While her artistic and civic accomplishments are well-documented in press interviews, short biographies, oral histories, doctoral dissertations, and master’s theses, little work has been done to situate Elma Lewis’ work within the context of Black feminist thought. My conference paper identified ways in which Elma Lewis embodied the Black feminist tradition of “lift as we climb.” From the Franklin Park Coalition cleanup efforts to establish the Playhouse in the Park to the partnership between the Elma Lewis School of Fine Arts and the Suffolk Correction Facility to teach incarcerated men employable skills in the arts to prevent recidivism, Miss Lewis lifted as she climbed. As such, I am not surprised that she was selected for the inaugural class of MacArthur Fellows Grant in 1981. It is also why I find it incredibly important to examine her political praxis from a Black feminist standpoint. As my co-panelist Dr. Rashida Harrison put it, we are engaged in Black feminist “recovery projects.” According to Collins, “much of Black women’s intellectual tradition occurred in institutional locations other than the academy,” and that is precisely the case for Elma Lewis. Lewis knew this, remarking in an interview:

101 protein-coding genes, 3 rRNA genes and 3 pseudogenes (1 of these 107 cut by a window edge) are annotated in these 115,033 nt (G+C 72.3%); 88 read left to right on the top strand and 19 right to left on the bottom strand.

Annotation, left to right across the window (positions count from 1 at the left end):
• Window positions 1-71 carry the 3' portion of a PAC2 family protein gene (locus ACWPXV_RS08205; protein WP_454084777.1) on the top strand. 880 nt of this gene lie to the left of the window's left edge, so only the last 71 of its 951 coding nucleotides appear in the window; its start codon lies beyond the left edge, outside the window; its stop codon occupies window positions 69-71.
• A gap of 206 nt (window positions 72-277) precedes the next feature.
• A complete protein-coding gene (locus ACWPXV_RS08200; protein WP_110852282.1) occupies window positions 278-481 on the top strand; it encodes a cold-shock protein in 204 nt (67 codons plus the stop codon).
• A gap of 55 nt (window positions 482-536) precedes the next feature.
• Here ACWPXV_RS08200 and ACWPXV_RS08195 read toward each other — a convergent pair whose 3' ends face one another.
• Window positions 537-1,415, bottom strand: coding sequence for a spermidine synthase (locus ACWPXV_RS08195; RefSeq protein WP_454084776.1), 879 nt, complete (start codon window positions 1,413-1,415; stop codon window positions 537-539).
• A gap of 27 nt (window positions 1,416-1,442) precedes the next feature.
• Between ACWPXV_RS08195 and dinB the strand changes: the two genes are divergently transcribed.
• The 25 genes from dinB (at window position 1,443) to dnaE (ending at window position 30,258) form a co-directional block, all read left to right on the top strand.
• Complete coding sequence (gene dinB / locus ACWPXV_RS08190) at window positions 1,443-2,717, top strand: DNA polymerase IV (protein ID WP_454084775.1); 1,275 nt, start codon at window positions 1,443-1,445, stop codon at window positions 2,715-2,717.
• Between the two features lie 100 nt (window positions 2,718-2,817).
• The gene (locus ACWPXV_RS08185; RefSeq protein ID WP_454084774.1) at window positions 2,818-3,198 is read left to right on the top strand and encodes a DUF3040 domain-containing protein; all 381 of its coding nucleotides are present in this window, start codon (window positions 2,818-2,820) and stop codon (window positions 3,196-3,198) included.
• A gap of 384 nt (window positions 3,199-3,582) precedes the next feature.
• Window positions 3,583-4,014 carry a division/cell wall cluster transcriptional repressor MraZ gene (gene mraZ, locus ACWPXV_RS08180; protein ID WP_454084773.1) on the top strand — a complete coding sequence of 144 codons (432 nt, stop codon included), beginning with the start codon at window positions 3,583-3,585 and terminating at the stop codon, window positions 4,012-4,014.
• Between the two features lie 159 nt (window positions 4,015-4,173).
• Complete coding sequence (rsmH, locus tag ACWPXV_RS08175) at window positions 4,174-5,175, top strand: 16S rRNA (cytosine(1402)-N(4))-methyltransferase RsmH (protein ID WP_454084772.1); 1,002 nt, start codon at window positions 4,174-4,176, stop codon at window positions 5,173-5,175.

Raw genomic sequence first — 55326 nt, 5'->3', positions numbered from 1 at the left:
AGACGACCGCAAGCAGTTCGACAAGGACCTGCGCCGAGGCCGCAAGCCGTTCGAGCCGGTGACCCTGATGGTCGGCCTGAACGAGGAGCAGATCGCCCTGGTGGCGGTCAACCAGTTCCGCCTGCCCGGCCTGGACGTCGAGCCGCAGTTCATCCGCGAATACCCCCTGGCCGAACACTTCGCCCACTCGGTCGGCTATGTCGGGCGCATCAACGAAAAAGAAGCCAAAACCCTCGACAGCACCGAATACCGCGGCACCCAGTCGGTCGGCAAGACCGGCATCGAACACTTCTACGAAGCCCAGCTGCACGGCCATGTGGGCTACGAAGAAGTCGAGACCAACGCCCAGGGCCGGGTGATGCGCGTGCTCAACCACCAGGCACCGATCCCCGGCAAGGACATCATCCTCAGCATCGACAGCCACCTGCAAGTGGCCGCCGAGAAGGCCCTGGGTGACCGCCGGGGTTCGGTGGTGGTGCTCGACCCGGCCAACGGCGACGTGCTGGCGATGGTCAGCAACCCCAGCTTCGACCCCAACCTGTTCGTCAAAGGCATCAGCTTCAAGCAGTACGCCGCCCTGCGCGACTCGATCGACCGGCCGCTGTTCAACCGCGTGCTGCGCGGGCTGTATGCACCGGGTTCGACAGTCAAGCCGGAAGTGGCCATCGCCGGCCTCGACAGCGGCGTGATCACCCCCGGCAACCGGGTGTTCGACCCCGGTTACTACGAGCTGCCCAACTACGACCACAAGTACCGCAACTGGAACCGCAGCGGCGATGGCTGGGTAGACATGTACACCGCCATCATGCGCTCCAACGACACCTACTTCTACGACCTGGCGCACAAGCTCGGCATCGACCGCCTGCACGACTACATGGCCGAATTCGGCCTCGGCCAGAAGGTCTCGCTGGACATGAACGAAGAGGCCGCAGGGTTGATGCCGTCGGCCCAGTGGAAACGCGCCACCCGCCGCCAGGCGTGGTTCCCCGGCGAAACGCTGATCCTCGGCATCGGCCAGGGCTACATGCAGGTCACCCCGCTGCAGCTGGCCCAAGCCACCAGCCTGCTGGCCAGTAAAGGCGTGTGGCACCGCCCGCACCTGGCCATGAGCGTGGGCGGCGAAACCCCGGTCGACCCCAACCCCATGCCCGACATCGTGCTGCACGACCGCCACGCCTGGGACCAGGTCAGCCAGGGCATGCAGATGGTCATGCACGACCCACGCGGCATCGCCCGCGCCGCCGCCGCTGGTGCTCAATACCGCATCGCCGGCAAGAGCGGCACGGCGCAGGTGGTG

“They like to see me as a little fat lady with children singing and dancing, or they like to see me as a quote, “Community Leader” cleaning up debris. They don’t want to see me as a scholar. They don’t want to see me an artist. They don’t want to see me as a visionary.”